This article is written by Quin Hoskins. Having studied law and several science-related subjects at degree level, this has provided him with the perfect foundation to cover an eclectic range of topics in his freelance writing career. From the Institute of Legal Secretaries and PAs to countless travel sites, he is proud to be associated with companies and organizations that are definitely at the top of their game. The flexibility of his freelance writing business allows him to devote a significant proportion of his time to study and is finishing his last course – out of 6 – towards his LLB (Hons) this year. He is also an avid traveler and has proudly visited 40 other countries to date, with much more planned for the future.
Gone are the days where I would wake up one dreary morning with a sniffling cold and think to myself that I would take a well-earned day off from work and revel in the fact that my employer would be picking up the bill. Oh no! By working as a freelancer, those days were well and truly behind me.
Before we progress any further, let’s all agree, here and now, that you do get sick from time to time. It is worth noting that healthcare professional freelancers are often exposed to far more potential to fall ill. Therefore, the advice in this blog may prove to be particularly useful for you. Here's what freelancers can do when they get sick.
Don’t Make Things Worse
If you simply wake up and feel a little under the weather, whereas you may have been inclined to call in sick in the days when you worked for an employer, this is the time you need to battle on and get on with things. Hopefully, it is merely a little sniffle, and you should be back to 100 per cent tomorrow.
However, if you feel you are genuinely becoming sick and are way beyond a simple sniffle, it is imperative you respect what your body is telling you and come away from your work. At this stage, battling on through will only make things worse and will ultimately mean a longer period of convalescence to get over whatever dreaded illness you contracted.
Planning For Periods Such As These
As a freelancer, there are some ways in which you can prepare for such dreaded possibility. At least this way, you will have far less stress and anxiety over dealing with an illness if it strikes.
You should plan for the eventuality of a more serious illness that goes beyond a few days. This is where we need to hope that our clients will show real compassion and empathy; and to be fair, in my experience, most will. It is always a good idea to prepare some templates for emails that can be effortlessly sent out to any clients whose deadlines are likely to be affected by your illness.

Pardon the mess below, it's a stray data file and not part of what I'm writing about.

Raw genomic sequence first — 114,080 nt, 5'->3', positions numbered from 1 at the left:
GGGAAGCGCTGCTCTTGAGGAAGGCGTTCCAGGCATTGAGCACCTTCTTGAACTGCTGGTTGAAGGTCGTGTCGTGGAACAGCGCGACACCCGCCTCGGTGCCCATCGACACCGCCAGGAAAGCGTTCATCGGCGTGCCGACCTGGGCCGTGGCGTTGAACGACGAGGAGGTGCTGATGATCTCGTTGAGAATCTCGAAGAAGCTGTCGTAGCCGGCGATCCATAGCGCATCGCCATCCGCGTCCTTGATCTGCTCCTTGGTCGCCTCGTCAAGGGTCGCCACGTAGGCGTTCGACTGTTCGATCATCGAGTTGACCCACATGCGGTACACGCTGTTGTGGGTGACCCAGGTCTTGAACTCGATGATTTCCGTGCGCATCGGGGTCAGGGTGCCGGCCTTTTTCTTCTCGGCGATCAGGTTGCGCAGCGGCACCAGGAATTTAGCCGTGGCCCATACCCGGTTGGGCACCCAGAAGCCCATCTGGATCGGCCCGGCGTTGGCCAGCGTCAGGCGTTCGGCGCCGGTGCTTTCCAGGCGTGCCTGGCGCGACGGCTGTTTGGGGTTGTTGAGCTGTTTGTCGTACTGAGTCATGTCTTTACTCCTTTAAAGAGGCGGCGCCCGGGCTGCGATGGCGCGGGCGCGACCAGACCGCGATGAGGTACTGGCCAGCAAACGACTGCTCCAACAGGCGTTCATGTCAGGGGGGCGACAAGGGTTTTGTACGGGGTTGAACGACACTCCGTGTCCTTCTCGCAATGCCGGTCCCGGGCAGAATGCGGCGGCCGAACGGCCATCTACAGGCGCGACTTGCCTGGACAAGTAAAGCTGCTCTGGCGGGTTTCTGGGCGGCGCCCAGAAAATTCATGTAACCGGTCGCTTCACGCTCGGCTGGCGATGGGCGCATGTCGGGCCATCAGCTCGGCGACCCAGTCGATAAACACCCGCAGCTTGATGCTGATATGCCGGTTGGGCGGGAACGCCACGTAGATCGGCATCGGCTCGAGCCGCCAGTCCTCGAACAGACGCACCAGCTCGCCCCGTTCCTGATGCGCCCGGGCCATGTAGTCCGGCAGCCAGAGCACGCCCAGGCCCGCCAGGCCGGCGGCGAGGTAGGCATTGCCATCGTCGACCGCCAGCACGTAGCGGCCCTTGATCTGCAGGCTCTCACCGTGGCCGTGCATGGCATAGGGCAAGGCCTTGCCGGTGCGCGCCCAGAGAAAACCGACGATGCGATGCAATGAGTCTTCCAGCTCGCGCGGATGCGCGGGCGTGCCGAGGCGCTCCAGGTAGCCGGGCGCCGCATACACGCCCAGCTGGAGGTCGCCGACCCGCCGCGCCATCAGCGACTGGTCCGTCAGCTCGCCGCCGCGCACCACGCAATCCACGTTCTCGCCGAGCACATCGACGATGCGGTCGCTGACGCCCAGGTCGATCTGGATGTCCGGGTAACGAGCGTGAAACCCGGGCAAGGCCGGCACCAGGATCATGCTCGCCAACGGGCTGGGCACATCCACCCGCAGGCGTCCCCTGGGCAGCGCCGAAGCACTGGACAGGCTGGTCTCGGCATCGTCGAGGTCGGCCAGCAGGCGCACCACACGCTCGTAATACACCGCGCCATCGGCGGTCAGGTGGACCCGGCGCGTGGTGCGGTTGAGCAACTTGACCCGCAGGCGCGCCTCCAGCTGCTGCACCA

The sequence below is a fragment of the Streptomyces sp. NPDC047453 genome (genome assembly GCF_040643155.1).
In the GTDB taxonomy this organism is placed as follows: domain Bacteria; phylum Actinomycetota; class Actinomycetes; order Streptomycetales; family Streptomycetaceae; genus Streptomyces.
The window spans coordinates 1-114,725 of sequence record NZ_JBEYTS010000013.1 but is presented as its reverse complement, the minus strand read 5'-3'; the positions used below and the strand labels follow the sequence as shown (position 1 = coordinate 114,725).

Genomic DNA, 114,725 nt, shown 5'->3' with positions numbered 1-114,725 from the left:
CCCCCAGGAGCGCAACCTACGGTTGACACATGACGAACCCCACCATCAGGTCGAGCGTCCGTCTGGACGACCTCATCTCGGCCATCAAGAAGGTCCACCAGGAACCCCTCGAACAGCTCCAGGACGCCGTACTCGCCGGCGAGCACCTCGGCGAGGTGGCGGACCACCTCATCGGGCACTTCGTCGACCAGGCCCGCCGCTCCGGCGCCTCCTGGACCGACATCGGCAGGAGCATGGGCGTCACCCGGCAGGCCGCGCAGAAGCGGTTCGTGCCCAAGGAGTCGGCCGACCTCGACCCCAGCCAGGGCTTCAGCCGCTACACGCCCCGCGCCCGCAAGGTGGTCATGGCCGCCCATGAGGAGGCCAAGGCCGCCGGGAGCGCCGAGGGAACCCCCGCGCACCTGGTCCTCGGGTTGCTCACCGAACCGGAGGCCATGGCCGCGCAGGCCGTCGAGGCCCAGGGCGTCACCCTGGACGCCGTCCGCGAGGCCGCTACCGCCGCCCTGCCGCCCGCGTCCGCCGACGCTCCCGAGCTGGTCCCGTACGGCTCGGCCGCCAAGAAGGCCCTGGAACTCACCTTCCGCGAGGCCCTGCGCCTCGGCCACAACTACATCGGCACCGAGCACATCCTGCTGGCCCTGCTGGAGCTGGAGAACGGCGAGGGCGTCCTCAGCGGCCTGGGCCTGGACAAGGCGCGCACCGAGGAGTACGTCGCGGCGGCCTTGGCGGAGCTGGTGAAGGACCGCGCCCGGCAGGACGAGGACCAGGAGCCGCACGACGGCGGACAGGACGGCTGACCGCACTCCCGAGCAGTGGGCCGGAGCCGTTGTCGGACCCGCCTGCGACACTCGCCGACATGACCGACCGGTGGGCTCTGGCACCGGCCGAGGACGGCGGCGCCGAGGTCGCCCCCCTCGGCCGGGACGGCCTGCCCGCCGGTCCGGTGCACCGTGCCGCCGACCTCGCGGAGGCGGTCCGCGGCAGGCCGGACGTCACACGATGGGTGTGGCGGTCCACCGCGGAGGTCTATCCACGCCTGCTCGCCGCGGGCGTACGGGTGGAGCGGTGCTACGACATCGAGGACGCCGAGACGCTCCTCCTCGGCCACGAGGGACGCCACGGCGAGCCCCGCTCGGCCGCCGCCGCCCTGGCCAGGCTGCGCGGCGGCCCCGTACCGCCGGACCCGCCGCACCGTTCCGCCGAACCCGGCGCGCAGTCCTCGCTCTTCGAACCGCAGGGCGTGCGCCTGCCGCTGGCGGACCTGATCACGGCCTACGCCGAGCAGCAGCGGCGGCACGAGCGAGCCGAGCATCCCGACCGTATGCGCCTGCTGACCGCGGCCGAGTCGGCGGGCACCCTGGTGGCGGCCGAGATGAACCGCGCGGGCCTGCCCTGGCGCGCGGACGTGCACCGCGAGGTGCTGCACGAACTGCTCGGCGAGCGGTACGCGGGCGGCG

The emails should simply state that you are currently out of action due to a serious illness and you may also like to inform the client that a trusted colleague (who may just be a friend or family member) will be on hand to answer any questions throughout the time of your illness. Make it clear that this colleague may not know the full details of this particular project (this part is important), but that they will do their utmost to be of assistance. This will often gently prevent the client from pestering you or your colleague for the time being. Make it clear in the email that the customer will be updated regularly on your progression.
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Outsourcing to a Trusted Colleague
During your everyday life as a medical freelancer, you will encounter numerous other people who are in the same position as you and will appreciate whom you can trust to take on some of your work if you ever become ill. This is an important contingency to establish beforehand, and it makes sense to have this serious conversation with a couple of other trusted individuals in advance. This will become a reciprocal agreement: one that benefits both parties as you will equally help them with their workload if they ever fall ill.
The Financial Implications of Your Illness
In the vast majority of countries, we have to keep a percentage of our earnings back to pay for income tax and other state insurance taxes. Therefore, from the very start of your freelancing career, it may be a good idea for you to put back an extra 2% - 3% of your overall income. This could be used as your sick pay if you have been put out of action for a period that has impacted your earnings for that month.
This money will continue to accrue over time, and if you manage to save at a rate of 3% of your earnings, on an annual income of $20,000, this will give you a reliable buffer of $1,200 in just 24 months, before any interest payments accumulate on top. This amount of money will mean a huge difference to you if you are ever sick and will help to alleviate that stress and anxiety of falling ill in the first place.
Are You Entitled to Income Protection?
There are insurance schemes in place to protect freelancers from extended periods of sickness, and this is another possibility you may wish to investigate.
Sickness is always a real worry for freelancers. Everyone feels that you simply cannot stop working as a freelancer and that you will have to battle on through sickness. This is not the case. It is so important you plan for the contingencies suggested above and if you can follow the advice and set 2% - 3% of your wages to one side, this really will make a vast difference to you if you fall ill in the future.
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